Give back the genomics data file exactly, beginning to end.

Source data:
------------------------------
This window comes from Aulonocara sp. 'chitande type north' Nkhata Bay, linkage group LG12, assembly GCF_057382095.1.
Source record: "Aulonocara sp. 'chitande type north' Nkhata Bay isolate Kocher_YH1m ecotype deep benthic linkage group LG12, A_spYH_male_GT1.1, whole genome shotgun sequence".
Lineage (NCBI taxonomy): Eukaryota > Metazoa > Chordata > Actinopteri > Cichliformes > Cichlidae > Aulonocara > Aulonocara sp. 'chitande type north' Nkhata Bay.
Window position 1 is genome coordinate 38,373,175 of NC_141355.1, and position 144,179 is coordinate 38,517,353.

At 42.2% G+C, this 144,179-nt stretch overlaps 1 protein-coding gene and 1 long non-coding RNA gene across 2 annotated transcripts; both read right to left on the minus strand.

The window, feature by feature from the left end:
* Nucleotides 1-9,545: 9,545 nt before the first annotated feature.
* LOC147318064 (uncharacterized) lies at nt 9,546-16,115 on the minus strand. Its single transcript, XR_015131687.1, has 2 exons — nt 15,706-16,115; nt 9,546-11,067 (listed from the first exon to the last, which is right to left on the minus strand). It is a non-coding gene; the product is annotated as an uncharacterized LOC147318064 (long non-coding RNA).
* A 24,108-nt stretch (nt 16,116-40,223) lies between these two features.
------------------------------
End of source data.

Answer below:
This window comes from Aulonocara sp. 'chitande type north' Nkhata Bay, linkage group LG12, assembly GCF_057382095.1.
Source record: "Aulonocara sp. 'chitande type north' Nkhata Bay isolate Kocher_YH1m ecotype deep benthic linkage group LG12, A_spYH_male_GT1.1, whole genome shotgun sequence".
Lineage (NCBI taxonomy): Eukaryota > Metazoa > Chordata > Actinopteri > Cichliformes > Cichlidae > Aulonocara > Aulonocara sp. 'chitande type north' Nkhata Bay.
Window position 1 is genome coordinate 38,373,175 of NC_141355.1, and position 144,179 is coordinate 38,517,353.

At 42.2% G+C, this 144,179-nt stretch overlaps 1 protein-coding gene and 1 long non-coding RNA gene across 2 annotated transcripts; both read right to left on the minus strand.

The window, feature by feature from the left end:
* Nucleotides 1-9,545: 9,545 nt before the first annotated feature.
* LOC147318064 (uncharacterized) lies at nt 9,546-16,115 on the minus strand. Its single transcript, XR_015131687.1, has 2 exons — nt 15,706-16,115; nt 9,546-11,067 (listed from the first exon to the last, which is right to left on the minus strand). It is a non-coding gene; the product is annotated as an uncharacterized LOC147318064 (long non-coding RNA).
* A 24,108-nt stretch (nt 16,116-40,223) lies between these two features.